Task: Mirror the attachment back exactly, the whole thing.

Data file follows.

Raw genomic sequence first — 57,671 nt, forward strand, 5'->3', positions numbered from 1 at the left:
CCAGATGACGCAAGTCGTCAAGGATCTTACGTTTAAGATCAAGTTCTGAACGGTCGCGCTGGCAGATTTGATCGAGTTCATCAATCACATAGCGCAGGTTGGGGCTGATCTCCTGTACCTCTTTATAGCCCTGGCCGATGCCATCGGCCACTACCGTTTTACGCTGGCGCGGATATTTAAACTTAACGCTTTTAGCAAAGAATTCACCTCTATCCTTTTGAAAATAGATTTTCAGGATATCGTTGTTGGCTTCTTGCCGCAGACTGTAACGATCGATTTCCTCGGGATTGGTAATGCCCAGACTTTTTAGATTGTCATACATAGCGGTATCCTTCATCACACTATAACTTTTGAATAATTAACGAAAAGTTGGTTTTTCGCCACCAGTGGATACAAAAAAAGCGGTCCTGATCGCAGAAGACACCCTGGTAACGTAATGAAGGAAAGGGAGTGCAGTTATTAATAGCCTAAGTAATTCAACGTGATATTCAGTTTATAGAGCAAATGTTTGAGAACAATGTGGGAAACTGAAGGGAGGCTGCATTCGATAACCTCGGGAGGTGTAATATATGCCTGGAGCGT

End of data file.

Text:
Raw genomic sequence first — 57,671 nt, forward strand, 5'->3', positions numbered from 1 at the left:
CCAGATGACGCAAGTCGTCAAGGATCTTACGTTTAAGATCAAGTTCTGAACGGTCGCGCTGGCAGATTTGATCGAGTTCATCAATCACATAGCGCAGGTTGGGGCTGATCTCCTGTACCTCTTTATAGCCCTGGCCGATGCCATCGGCCACTACCGTTTTACGCTGGCGCGGATATTTAAACTTAACGCTTTTAGCAAAGAATTCACCTCTATCCTTTTGAAAATAGATTTTCAGGATATCGTTGTTGGCTTCTTGCCGCAGACTGTAACGATCGATTTCCTCGGGATTGGTAATGCCCAGACTTTTTAGATTGTCATACATAGCGGTATCCTTCATCACACTATAACTTTTGAATAATTAACGAAAAGTTGGTTTTTCGCCACCAGTGGATACAAAAAAAGCGGTCCTGATCGCAGAAGACACCCTGGTAACGTAATGAAGGAAAGGGAGTGCAGTTATTAATAGCCTAAGTAATTCAACGTGATATTCAGTTTATAGAGCAAATGTTTGAGAACAATGTGGGAAACTGAAGGGAGGCTGCATTCGATAACCTCGGGAGGTGTAATATATGCCTGGAGCGT